We pull into Luke’s Red Deer yard and although it’s nearly midnight, it’s alive with activity. Shunters buzz around the yard like ants, moving trailers that look oddly large for the small shunt trucks pulling them.
The nighttime mechanic shows up with lunch box in hand for another long night of pulling wrenches on Luke’s large fleet of Freightliners and reefers.
He doesn’t have to come in until 4 a.m., but he grins as he explains he never gets any work done if he waits until then, because the drivers start arriving back at the terminal wanting him to check out this sound or that vibration.
“I get more work done between one and four because all you guys are on the road,” he quips to Harder.
Within 45 minutes, we’ve dropped the two trailers in Luke’s yard and hooked up to two more. One is full, the other half full and among other things we’re pulling pork, mushrooms and baking powder.
Harder pops into the terminal to refill his coffee cup and we’re back on Hwy. 2 heading southbound.
Even with a heavier load than on the way up, the 500 horses under the hood get the truck up to speed fairly quickly and it’s difficult to tell there are two trailers behind us.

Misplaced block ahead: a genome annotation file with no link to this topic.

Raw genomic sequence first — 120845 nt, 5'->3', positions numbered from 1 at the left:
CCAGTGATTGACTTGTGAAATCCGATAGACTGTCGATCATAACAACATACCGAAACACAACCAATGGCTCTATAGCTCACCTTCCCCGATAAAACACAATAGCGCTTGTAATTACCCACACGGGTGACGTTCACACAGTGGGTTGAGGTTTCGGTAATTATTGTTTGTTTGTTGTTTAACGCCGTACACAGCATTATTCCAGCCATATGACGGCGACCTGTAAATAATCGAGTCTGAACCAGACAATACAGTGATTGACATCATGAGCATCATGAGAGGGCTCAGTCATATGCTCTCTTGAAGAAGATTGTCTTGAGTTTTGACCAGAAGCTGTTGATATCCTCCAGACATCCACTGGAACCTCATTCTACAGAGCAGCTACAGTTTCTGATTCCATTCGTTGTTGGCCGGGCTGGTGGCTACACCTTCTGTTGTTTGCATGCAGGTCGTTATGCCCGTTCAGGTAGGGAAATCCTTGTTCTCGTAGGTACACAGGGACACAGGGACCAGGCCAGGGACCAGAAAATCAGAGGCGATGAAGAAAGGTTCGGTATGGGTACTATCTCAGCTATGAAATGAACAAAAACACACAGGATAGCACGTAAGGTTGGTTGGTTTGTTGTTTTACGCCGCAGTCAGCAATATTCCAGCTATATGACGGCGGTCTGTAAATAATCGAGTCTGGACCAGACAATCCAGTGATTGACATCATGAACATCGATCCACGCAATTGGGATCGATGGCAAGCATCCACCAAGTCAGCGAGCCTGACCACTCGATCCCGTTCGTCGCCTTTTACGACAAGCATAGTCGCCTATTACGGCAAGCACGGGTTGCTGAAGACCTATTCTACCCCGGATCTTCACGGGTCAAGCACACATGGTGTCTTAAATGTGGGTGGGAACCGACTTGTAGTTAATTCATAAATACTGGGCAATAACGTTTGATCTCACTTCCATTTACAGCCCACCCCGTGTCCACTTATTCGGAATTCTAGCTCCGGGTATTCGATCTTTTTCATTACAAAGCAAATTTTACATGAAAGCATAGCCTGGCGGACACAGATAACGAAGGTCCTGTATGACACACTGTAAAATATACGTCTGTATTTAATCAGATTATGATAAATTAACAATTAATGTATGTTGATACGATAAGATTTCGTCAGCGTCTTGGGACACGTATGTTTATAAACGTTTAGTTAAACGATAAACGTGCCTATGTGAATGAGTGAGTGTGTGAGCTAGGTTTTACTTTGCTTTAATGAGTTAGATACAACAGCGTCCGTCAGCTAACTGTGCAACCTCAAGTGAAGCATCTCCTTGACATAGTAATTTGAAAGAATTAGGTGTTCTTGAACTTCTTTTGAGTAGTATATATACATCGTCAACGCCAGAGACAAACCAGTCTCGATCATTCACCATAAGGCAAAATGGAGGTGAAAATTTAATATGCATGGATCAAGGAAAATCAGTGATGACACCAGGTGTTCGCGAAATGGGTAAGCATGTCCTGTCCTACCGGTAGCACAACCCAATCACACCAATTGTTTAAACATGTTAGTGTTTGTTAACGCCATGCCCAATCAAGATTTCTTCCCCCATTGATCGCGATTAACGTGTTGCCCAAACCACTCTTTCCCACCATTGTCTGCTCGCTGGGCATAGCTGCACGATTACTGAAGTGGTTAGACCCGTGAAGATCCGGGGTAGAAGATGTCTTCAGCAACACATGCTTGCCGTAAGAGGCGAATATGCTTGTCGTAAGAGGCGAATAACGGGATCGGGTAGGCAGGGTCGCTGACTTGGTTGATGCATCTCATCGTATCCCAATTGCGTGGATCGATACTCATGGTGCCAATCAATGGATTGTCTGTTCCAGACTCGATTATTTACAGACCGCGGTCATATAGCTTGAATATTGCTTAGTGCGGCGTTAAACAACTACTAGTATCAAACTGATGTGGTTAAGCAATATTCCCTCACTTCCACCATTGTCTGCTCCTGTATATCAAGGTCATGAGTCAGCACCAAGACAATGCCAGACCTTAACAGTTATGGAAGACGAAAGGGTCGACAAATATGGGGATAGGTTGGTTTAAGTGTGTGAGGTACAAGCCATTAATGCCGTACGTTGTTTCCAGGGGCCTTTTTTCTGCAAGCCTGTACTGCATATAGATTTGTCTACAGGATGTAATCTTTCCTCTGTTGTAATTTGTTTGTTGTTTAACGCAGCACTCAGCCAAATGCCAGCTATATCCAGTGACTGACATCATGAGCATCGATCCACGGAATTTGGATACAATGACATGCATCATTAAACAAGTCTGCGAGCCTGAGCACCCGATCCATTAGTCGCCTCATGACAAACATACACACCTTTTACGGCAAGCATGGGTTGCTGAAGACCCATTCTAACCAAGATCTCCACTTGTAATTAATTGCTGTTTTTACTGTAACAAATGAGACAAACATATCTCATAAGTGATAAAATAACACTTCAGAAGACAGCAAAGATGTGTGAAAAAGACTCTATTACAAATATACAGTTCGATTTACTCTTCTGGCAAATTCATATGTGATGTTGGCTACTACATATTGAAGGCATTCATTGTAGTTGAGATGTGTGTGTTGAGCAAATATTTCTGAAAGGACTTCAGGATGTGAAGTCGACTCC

The engine purrs away at 1,500 RPM in 18th gear. The only time the extra weight is noticeable is on hills, and there are few of those on this run.
We pass the miles with idle chit-chat.
I ask Harder what his favourite part of the job is.
“This right here,” he says with a nod out the window. The road stretches out ahead of us and as the sky begins to clear, a full moon peaks at us through the clouds.
What’s your least favourite part?
“Probably waiting around for my trailers to be loaded.”
What’s the most important consideration when pulling LCVs?
“You want to know where you’re going when you’re pulling thes
e things. You wouldn’t want to get lost in the city and have to turn around pulling one of these.”
On the way to Red Deer we noticed a high percentage of the vehicles on the road were LCVs. Harder says he sees more and more of them on Alberta highways all the time.
Just for fun, we decide to count the northbound LCVs between Red Deer and Calgary as we make our way back to the Calgary terminal.
Harder predicted we’d see at least 20, and he was right. We saw a total of 33 LCVs headed north on Hwy. 2.
That compares to 61 other transport trucks.
Nearly 30 per cent of the trucks on the road were LCVs, and that number is a bit skewed since we were also counting flatdecks and tankers.
It’s just after 2 a.m. as we pull into Calgary and Harders’ comment about preferring to have two trailers than one if he needed to stop quickly almost becomes a self-fulfilling prophecy.
Ahead of us, a car drives through a red light into the intersection we’re approaching, directly into our path.
Then, like a docile raccoon, he sits there frozen in our headlights.
Harder calmly gets on the brakes and makes a quick downshift and the driver finally collects his wits and drives the rest of the way through the red light.
“If we were any closer, he might have got it,” says Harder, shaking his head. For Harder, it’s just another night behind the wheel of an LCV.